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Biochem Mol Biol Int. 1997 Apr;41(4):687-94.

Quenching of singlet molecular oxygen by carnosine and related antioxidants. Monitoring 1270-nm phosphorescence in aqueous media.

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Biology Dept., Lomonosov Moscow State University, Moscow.


In order to elucidate the biochemical roles of imidazol-containing dipeptides, we have studied quenching of singlet molecular oxygen (1O2) by carnosine (beta-alanyl-L-histidine), its structural components (L-histidine, imidazole, and beta-alanine), and related natural free-radical scavengers-L-anserine (beta-alanyl-1-methyl-histidine), ergothioneine (2-thiol-L-histidine-betaine), and taurine (2-aminoethanesulfonic acid) in aqueous (D2O, pD 7) solutions by using monitoring of 1O2-phosphorescence (1270-nm). The rate constants of 1O2 quenching (Kq) by carnosine, anserine, and ergothioneine were shown to be similar [(3 +/- 1) x 10(7) M-1s-1]. Their values resembled those of free-L-histidine [Kq = (4 +/- 1) x 10(7) M-1s-1] and imidazole [Kq = (2 +/- 1) x 10(7) M-1s-1]. Non-aromatic amino acids-taurine and beta-alanine-showed very low quenching activities (Kq < 3 x 10(3) M-1c-1). The Kq values did not correlate with the literature data on abilities of the tested compounds to stimulate muscle working capacities and inhibit myeloperoxidase-catalyzed oxygenation. Thus, the dipeptides can be used as potent water-soluble protectors against 1O2 attack whereas their natural biochemical functions are most probably determined by the processes of different nature.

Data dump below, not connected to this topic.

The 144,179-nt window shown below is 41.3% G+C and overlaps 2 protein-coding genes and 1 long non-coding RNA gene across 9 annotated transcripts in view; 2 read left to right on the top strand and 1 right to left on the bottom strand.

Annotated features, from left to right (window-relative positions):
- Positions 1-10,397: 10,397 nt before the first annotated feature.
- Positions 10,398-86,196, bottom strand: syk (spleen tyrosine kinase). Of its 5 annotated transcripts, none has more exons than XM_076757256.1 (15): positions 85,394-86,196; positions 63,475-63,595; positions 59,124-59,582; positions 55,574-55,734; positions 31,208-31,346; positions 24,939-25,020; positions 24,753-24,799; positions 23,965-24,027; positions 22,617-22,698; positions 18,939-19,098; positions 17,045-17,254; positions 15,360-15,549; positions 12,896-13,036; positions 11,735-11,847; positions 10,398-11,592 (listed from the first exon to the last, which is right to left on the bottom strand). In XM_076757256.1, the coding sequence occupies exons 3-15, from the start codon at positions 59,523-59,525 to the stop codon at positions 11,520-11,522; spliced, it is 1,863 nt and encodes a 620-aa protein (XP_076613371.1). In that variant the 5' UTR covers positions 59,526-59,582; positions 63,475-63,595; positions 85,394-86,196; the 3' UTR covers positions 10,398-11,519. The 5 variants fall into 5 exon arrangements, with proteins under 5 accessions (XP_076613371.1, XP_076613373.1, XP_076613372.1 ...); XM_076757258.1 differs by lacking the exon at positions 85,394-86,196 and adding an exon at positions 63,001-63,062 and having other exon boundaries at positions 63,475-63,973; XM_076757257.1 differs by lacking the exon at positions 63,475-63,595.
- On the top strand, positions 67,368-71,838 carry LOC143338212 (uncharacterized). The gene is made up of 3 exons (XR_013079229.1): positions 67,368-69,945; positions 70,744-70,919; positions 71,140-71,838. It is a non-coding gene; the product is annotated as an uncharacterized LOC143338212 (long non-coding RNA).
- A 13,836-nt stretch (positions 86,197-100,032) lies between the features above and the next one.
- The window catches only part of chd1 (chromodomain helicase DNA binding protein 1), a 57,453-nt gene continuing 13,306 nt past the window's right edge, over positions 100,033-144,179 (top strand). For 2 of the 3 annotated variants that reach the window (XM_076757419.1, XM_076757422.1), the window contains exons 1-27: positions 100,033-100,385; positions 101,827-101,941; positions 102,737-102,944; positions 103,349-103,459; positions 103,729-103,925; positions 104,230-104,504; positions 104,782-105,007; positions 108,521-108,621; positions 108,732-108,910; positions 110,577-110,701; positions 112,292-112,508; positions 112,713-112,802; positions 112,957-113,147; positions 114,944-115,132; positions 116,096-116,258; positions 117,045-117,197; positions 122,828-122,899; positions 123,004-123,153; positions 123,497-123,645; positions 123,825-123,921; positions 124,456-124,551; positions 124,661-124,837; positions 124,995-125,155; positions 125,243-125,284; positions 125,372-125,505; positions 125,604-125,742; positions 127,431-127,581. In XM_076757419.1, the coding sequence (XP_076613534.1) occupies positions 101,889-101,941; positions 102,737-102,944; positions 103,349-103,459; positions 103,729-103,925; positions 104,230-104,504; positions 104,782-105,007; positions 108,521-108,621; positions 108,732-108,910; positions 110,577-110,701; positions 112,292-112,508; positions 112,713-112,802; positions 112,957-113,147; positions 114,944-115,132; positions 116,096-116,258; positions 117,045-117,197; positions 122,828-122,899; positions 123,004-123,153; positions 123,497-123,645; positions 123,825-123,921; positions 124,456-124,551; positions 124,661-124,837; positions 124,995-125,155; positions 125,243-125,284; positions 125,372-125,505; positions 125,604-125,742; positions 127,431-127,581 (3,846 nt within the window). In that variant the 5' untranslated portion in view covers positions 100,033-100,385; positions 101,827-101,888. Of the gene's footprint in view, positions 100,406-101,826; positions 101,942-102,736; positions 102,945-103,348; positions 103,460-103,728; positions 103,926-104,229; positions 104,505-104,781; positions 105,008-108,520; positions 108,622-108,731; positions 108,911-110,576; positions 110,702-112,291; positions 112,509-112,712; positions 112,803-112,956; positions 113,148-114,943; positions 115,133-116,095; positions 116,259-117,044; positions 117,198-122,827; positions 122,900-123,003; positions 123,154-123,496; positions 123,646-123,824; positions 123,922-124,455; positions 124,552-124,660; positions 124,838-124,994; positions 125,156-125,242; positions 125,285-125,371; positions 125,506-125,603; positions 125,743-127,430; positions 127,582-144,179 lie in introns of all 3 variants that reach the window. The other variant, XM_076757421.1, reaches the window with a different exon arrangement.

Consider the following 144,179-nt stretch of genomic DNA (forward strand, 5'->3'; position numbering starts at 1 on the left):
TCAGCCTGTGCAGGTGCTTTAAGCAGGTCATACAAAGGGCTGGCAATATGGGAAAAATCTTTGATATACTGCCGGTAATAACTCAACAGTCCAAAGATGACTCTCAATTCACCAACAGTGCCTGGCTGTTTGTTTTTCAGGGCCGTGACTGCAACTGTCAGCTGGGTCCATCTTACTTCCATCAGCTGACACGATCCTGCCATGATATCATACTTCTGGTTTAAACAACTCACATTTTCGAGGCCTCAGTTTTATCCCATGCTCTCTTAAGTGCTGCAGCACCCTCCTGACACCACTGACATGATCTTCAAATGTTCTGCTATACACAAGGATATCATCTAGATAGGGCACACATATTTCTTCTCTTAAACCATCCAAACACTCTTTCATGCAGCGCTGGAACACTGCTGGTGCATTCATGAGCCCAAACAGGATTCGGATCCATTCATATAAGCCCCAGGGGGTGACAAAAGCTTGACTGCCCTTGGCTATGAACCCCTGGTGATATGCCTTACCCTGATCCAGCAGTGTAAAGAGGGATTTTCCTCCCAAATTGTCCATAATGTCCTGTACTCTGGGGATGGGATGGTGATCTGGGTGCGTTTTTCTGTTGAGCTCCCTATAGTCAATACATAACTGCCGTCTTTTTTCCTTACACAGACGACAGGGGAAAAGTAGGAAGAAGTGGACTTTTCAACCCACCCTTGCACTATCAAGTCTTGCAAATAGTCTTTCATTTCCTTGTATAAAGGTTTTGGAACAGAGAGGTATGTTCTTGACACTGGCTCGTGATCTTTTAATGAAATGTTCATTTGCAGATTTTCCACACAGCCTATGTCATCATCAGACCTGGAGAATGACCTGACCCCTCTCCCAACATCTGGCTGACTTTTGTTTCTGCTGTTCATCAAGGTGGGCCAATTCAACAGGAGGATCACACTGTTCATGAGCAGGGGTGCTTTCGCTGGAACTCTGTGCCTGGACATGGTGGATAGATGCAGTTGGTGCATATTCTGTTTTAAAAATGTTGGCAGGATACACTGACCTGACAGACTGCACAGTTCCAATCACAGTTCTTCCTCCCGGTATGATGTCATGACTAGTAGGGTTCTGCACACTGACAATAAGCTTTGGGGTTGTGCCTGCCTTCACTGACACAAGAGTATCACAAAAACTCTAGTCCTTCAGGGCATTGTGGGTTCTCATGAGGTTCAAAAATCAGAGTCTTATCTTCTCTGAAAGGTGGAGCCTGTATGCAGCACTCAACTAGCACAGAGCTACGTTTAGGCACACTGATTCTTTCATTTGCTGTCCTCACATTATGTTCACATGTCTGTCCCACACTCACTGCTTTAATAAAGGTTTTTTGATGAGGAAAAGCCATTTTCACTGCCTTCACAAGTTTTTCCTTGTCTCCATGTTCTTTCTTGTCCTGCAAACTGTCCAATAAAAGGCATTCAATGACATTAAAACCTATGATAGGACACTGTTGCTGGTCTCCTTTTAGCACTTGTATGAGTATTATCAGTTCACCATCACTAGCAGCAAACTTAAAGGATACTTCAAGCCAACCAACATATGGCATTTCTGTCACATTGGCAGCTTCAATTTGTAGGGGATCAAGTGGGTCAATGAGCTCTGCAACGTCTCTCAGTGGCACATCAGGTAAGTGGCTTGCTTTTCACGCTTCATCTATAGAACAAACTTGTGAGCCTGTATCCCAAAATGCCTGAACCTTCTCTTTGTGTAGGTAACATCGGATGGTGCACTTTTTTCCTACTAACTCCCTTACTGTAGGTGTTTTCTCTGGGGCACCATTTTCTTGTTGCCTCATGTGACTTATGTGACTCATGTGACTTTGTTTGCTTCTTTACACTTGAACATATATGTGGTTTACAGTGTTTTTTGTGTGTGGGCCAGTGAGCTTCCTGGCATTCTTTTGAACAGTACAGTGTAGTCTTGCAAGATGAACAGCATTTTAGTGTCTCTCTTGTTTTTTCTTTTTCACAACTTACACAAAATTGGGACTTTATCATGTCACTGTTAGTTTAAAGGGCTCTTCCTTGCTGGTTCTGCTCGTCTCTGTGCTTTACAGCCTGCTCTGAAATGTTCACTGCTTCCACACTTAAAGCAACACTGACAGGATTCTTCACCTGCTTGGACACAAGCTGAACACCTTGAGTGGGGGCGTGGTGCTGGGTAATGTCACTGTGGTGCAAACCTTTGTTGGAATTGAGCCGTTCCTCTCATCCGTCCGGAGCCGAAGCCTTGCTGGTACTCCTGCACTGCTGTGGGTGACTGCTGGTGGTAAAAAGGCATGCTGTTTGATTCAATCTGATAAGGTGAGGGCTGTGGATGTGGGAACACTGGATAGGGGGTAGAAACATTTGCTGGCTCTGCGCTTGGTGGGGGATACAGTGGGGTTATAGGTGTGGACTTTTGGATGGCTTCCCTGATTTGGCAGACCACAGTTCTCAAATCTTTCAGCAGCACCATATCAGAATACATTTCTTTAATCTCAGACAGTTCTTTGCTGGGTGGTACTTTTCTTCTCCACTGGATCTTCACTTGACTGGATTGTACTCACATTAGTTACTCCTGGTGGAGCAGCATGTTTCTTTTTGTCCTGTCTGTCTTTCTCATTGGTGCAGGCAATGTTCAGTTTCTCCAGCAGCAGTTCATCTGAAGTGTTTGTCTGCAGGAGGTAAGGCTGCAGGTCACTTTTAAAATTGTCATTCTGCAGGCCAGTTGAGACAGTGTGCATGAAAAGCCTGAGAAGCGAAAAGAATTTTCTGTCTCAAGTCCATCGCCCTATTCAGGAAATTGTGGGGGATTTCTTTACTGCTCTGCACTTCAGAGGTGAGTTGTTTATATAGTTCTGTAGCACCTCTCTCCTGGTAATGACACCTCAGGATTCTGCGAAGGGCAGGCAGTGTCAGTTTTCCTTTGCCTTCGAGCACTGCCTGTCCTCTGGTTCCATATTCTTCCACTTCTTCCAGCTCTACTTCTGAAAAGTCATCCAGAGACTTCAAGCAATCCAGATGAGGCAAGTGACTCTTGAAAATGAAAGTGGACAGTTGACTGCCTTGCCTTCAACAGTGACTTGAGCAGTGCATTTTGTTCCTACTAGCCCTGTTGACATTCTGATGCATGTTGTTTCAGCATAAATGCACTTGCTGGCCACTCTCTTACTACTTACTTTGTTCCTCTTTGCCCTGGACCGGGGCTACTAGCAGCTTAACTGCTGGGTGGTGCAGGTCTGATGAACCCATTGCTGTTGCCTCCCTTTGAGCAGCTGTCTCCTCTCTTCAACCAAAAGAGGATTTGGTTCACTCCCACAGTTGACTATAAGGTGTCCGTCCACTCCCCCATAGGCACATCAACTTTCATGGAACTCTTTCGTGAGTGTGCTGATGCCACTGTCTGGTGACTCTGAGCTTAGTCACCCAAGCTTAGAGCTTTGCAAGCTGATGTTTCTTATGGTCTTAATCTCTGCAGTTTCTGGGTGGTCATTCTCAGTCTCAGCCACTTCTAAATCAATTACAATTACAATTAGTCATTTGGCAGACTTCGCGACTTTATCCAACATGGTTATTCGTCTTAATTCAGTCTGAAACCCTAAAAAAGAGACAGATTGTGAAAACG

[Indexed for MEDLINE]

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